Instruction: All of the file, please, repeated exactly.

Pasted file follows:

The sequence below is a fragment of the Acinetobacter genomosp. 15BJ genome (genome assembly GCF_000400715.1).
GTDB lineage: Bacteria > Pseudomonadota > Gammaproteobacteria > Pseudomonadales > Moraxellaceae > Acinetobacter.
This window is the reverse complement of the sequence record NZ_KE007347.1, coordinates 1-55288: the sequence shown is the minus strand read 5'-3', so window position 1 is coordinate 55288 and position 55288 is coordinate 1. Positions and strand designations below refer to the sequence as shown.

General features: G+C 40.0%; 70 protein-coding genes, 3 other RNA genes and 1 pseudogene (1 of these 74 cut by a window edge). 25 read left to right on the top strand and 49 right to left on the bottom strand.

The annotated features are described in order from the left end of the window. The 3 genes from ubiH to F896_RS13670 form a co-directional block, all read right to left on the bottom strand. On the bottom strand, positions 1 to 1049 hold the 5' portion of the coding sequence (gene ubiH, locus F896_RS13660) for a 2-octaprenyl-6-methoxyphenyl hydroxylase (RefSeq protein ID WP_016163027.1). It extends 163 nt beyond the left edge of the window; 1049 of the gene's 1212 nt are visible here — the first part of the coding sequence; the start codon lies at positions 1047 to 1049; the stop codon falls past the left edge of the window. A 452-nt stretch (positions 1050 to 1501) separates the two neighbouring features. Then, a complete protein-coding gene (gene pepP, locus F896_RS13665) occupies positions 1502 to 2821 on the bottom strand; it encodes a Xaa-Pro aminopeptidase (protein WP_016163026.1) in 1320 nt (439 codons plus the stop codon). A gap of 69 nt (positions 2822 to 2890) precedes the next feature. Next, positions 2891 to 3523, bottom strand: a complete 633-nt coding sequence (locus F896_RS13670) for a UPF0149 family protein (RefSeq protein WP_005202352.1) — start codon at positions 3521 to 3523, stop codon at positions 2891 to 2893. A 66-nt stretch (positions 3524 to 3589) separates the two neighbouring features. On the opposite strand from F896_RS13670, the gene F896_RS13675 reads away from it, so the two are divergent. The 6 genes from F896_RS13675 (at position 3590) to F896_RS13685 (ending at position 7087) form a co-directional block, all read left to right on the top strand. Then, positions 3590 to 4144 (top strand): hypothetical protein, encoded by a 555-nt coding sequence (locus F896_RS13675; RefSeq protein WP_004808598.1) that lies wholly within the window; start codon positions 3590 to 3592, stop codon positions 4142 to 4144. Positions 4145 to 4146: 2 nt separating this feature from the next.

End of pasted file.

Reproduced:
The sequence below is a fragment of the Acinetobacter genomosp. 15BJ genome (genome assembly GCF_000400715.1).
GTDB lineage: Bacteria > Pseudomonadota > Gammaproteobacteria > Pseudomonadales > Moraxellaceae > Acinetobacter.
This window is the reverse complement of the sequence record NZ_KE007347.1, coordinates 1-55288: the sequence shown is the minus strand read 5'-3', so window position 1 is coordinate 55288 and position 55288 is coordinate 1. Positions and strand designations below refer to the sequence as shown.

General features: G+C 40.0%; 70 protein-coding genes, 3 other RNA genes and 1 pseudogene (1 of these 74 cut by a window edge). 25 read left to right on the top strand and 49 right to left on the bottom strand.

The annotated features are described in order from the left end of the window. The 3 genes from ubiH to F896_RS13670 form a co-directional block, all read right to left on the bottom strand. On the bottom strand, positions 1 to 1049 hold the 5' portion of the coding sequence (gene ubiH, locus F896_RS13660) for a 2-octaprenyl-6-methoxyphenyl hydroxylase (RefSeq protein ID WP_016163027.1). It extends 163 nt beyond the left edge of the window; 1049 of the gene's 1212 nt are visible here — the first part of the coding sequence; the start codon lies at positions 1047 to 1049; the stop codon falls past the left edge of the window. A 452-nt stretch (positions 1050 to 1501) separates the two neighbouring features. Then, a complete protein-coding gene (gene pepP, locus F896_RS13665) occupies positions 1502 to 2821 on the bottom strand; it encodes a Xaa-Pro aminopeptidase (protein WP_016163026.1) in 1320 nt (439 codons plus the stop codon). A gap of 69 nt (positions 2822 to 2890) precedes the next feature. Next, positions 2891 to 3523, bottom strand: a complete 633-nt coding sequence (locus F896_RS13670) for a UPF0149 family protein (RefSeq protein WP_005202352.1) — start codon at positions 3521 to 3523, stop codon at positions 2891 to 2893. A 66-nt stretch (positions 3524 to 3589) separates the two neighbouring features. On the opposite strand from F896_RS13670, the gene F896_RS13675 reads away from it, so the two are divergent. The 6 genes from F896_RS13675 (at position 3590) to F896_RS13685 (ending at position 7087) form a co-directional block, all read left to right on the top strand. Then, positions 3590 to 4144 (top strand): hypothetical protein, encoded by a 555-nt coding sequence (locus F896_RS13675; RefSeq protein WP_004808598.1) that lies wholly within the window; start codon positions 3590 to 3592, stop codon positions 4142 to 4144. Positions 4145 to 4146: 2 nt separating this feature from the next.